Pull-ups are a fantastic way to get strong. They are also a great method to test relative strength. However, pull-ups are not easy, and many people struggle to do them, and do them properly.
We use pull-ups, and pull-up variations in nearly all of our programming. Athletes require a significant amount of core strength, and upper body strength to complete them. Pull-ups train the lats, and the lats are huge players in athletic function and the quest to get strong and gain muscle. They’re the biggest player in force transfer between the lower and upper body, and play key roles in core stability and breathing.
Here are two ways that we program pull-ups, to help increase strength, and the ability to pull more weight, or complete more repetitions.
While this variation is harder to get in a true “vertical” position, it still applies many of the same attributes and angles as a traditional pull-up. Being able to use your lower body to an extent, will allow most people to complete numerous repetitions. Unlike using bands to assist in the movement, this variation more closely simulates the pull-up tension at the top and bottom of movement. Band assisted pull-ups make the exercise easier at the bottom, with the most amount of tension on the band being at the bottom. This is the opposite for bodyweight pull-ups, as the most amount of inertia occurs at the hanging position, and therefore makes it the most challenging position in the exercise.
It’s a no brainer, but an increase in volume at a certain intensity is one of the best ways to track improvements in the gym. One way to increase your total load in workouts is with cluster sets/training. Cluster sets are smaller sets built-in a larger set with rest increments that typically range from 10-30 seconds.
Total Reps Per Set
The next variable we’ll look at is the total reps you plan to perform for each cluster set. This is where cluster sets look similar to what you probably already know about traditional reps for training adaptations. The only real difference is how you plan to break up the smaller sub-sets within the total reps. Check out the examples below.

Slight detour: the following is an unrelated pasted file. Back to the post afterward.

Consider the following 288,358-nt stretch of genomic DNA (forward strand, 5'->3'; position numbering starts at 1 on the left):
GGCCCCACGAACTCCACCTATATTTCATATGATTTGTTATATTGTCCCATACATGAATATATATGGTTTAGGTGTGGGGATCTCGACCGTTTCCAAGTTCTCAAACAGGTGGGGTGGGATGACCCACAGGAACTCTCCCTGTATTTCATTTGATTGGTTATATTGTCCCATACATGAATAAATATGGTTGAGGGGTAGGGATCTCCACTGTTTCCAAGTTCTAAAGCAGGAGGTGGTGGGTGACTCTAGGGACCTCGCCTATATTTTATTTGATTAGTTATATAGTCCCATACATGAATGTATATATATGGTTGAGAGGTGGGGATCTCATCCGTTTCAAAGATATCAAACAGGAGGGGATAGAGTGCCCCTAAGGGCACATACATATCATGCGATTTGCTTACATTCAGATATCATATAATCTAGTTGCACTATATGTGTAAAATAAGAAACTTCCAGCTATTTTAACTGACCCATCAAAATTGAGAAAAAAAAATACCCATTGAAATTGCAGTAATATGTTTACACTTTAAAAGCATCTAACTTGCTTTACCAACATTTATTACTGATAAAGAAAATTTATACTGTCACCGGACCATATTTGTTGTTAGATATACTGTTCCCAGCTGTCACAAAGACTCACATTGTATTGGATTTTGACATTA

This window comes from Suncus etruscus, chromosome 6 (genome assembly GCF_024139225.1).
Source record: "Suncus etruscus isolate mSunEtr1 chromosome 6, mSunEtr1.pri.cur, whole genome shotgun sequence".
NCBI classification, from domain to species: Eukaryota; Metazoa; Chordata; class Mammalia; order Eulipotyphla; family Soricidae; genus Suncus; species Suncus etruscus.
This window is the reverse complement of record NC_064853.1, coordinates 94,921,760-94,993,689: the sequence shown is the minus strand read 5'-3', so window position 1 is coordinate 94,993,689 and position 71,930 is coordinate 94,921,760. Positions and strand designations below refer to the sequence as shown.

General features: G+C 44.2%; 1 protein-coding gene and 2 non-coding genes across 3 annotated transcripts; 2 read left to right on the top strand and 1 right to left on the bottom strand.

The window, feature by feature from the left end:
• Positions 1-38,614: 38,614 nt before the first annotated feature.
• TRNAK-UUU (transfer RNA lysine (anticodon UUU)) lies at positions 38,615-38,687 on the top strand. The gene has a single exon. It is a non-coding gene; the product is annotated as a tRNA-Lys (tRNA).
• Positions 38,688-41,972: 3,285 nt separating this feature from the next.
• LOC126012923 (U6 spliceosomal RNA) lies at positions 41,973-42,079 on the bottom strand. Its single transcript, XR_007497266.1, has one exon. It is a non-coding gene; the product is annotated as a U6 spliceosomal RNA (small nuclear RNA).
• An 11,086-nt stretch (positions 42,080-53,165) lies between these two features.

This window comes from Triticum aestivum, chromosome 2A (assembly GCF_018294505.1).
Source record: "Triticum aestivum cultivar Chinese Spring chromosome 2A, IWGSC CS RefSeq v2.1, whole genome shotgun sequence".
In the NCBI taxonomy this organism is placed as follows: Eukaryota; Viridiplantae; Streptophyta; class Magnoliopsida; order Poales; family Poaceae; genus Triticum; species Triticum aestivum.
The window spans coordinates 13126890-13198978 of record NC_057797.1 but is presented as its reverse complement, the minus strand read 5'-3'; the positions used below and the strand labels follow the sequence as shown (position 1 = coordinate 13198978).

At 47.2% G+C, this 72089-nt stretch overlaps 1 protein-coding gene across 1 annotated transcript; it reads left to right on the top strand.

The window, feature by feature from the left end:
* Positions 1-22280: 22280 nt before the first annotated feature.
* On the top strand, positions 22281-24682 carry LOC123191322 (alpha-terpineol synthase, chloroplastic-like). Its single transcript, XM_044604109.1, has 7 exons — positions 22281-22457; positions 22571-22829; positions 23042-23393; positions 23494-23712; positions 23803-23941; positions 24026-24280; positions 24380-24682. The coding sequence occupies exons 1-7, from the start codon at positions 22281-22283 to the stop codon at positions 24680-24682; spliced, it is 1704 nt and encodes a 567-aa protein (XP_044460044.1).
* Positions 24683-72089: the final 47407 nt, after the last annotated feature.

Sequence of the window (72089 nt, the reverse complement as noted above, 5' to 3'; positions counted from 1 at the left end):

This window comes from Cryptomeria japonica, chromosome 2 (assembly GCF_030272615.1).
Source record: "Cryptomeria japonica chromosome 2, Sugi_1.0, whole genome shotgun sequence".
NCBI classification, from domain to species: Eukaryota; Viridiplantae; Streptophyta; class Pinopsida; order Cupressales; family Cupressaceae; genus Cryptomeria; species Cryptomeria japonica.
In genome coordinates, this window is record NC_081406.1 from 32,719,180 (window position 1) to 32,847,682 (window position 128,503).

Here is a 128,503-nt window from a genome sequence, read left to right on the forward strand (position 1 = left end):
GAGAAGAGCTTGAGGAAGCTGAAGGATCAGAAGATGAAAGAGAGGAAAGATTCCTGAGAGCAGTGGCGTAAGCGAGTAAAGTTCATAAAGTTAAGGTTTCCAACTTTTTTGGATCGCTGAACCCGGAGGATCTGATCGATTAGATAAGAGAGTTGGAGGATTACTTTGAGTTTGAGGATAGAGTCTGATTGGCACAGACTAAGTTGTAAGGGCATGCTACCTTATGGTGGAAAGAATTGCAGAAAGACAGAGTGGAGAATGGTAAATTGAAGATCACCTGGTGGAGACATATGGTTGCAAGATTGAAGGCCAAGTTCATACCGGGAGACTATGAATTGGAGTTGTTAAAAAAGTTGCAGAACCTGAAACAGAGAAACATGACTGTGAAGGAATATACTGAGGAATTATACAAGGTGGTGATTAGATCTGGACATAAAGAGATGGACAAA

- Power: 4-5 total reps, so a cluster could look like: 2-2-1 or 2-1-1
- Strength: 5-7 reps, so a cluster could look like: 2-2-1 or 3-2-2
- Hypertrophy: 8-10 reps, so a cluster could look like: 3-3-2 or 4-3-3
As you can see, the smaller subsets are all similar (1-4 reps), but they equate to a larger set, which correlates with a traditional set’s goals. Yes, in this scenario, power is a little bit extrapolated compared to traditional sets due to the smaller subsets.
Benefits of Cluster Sets
There are a few benefits that come along with utilizing cluster sets and these benefits will vary slightly depending on your goal and usage of them. Below I’ve listen three potential benefits to programming cluster sets in your training.
1. Increased Total Volume: We discussed it above, but working with higher intensities can create a limitation when aiming to hit higher reps. Cluster sets work to displace work over smaller sets, which can allow an athlete to hit more reps. This 2015 study demonstrated that cluster training compared to traditional sets promoted great total work volume and higher average power.
2. Potential Plateau Breaker: If you’re stuck at a certain weight for a dictated amount of reps, then cluster sets could be a potential way to possibly break through a plateau. Their sole purpose is to allow for a potentially higher training volume, so it could help you push past a plateau.
3. May Help Increase Strength: A 2013 study compared subjects who followed traditional sets (4 x 10) and intra-rest interval sets (8 x 5) over the course of 12-weeks. Authors found that both groups increased their strength in the tested lifts and saw a shift in muscle fibres, but the intra-rest set group saw slightly greater increases in strength. Although, researchers note that this could be due to the groups shifting their 1-RMs every 4-weeks, thus allowing the 5-rep group to increase quicker, as it’s less reps per set.